Let $f$ be a formal (or convergent near the origin, as you wish) power series with variables $x_1$, ... , $x_n$ and complex coefficients. $$ f = \sum_I f_I \mathbf x^I $$

This power series is said to be differentially finite (or D-finite) if the $\mathbb C(\mathbf x)$-vector-space generated by all the derivatives $\partial^I f / \partial \mathbf x^I$ is finite dimensional.

Assume that $f_I$ is a product of integer power of factorial of integer valued linear forms of I (!) That is to say, there exists $\lambda_1$, ... , $\lambda_m$ linear forms over $\mathbb Q^n$ with integer coefficients, and $p_1$, ..., $p_m$, integers (possibly negative) such that $$ f_I = \prod_{k=1}^m \lambda_k(I)!^{p_k}.$$ In particular, if $I' = I + (0, \dotsc, 0,1,0,\dotsc )$, then $f_{I'}/f_I$ is a rational function of $I$.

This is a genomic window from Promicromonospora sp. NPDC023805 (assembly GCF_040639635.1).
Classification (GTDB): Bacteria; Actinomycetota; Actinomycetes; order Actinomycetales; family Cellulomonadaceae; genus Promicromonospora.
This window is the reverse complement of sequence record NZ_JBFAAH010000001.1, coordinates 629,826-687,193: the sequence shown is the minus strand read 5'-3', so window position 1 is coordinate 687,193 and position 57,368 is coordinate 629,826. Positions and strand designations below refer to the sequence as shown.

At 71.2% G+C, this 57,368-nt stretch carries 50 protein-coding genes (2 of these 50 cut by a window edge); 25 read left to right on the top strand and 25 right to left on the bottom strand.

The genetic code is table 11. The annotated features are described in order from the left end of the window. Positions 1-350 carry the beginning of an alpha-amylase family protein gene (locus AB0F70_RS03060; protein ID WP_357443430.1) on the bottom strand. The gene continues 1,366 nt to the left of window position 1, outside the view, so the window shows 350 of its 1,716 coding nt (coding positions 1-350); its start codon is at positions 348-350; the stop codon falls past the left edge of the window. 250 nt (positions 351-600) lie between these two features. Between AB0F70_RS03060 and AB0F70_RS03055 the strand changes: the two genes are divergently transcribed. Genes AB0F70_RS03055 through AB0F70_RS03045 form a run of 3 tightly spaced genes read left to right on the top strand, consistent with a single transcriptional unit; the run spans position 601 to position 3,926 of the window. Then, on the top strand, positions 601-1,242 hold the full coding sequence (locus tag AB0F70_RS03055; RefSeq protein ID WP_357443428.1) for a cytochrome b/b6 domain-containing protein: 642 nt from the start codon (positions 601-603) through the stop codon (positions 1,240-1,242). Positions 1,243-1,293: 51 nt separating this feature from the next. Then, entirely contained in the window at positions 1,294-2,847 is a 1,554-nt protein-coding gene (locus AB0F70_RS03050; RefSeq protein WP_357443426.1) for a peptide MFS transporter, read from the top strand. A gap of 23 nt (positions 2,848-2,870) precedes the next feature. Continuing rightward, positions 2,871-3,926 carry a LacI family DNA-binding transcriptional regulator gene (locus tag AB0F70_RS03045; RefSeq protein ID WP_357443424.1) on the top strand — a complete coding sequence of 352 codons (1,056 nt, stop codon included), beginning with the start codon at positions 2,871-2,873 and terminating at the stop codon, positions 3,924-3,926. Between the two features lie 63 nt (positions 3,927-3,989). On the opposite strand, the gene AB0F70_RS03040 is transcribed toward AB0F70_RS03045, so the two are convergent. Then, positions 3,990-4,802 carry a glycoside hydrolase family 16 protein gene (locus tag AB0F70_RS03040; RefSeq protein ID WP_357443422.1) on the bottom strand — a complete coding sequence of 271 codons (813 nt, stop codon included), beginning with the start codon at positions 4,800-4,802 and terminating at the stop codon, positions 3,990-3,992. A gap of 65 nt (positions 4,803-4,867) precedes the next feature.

With such an hypothesis, can we conclude that the power series $f$ is D-finite ?

Of course, we can translate the fact that $f_{I'}/f_I$ is an explicit rational function of $I$ into a first order recurrence with polynomial coefficients, and this recurrence can be translated into a differential equation for $f$. But I have no proofs that these differential equations are enough to get the D-finiteness of $f$. Experimentally, a Gröbner basis computation shows that they are enough.

It might be related to GKZ hypergeometric systems, as presented in the book *Gröbner deformation of hypergeometric differential equations*, but so far I haven't been able to apply this theory.
Any reference, idea, or solution is welcome !